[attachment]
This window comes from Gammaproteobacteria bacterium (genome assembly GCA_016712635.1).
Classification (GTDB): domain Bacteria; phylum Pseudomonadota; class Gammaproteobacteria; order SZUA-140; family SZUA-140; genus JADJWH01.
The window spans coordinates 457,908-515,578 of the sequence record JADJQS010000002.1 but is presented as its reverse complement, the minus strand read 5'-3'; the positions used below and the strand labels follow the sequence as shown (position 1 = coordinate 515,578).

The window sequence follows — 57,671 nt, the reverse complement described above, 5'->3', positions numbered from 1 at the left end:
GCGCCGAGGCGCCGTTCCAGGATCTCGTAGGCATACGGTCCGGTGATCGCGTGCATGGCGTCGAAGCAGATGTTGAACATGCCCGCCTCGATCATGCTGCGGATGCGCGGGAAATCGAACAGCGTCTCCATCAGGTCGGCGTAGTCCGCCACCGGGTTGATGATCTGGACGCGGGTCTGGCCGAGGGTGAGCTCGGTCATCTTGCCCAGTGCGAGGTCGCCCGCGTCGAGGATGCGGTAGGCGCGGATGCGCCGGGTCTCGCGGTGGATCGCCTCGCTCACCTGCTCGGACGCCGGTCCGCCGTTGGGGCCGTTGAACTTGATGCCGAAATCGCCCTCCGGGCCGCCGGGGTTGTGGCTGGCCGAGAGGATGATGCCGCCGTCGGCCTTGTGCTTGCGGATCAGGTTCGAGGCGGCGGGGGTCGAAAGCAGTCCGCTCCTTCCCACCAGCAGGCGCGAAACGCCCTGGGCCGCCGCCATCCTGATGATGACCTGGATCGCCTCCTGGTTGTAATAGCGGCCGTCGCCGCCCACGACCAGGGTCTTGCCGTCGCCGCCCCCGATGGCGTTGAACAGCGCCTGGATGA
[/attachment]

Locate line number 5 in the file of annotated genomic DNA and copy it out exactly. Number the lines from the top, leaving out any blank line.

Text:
GCGCCGAGGCGCCGTTCCAGGATCTCGTAGGCATACGGTCCGGTGATCGCGTGCATGGCGTCGAAGCAGATGTTGAACATGCCCGCCTCGATCATGCTGCGGATGCGCGGGAAATCGAACAGCGTCTCCATCAGGTCGGCGTAGTCCGCCACCGGGTTGATGATCTGGACGCGGGTCTGGCCGAGGGTGAGCTCGGTCATCTTGCCCAGTGCGAGGTCGCCCGCGTCGAGGATGCGGTAGGCGCGGATGCGCCGGGTCTCGCGGTGGATCGCCTCGCTCACCTGCTCGGACGCCGGTCCGCCGTTGGGGCCGTTGAACTTGATGCCGAAATCGCCCTCCGGGCCGCCGGGGTTGTGGCTGGCCGAGAGGATGATGCCGCCGTCGGCCTTGTGCTTGCGGATCAGGTTCGAGGCGGCGGGGGTCGAAAGCAGTCCGCTCCTTCCCACCAGCAGGCGCGAAACGCCCTGGGCCGCCGCCATCCTGATGATGACCTGGATCGCCTCCTGGTTGTAATAGCGGCCGTCGCCGCCCACGACCAGGGTCTTGCCGTCGCCGCCCCCGATGGCGTTGAACAGCGCCTGGATGA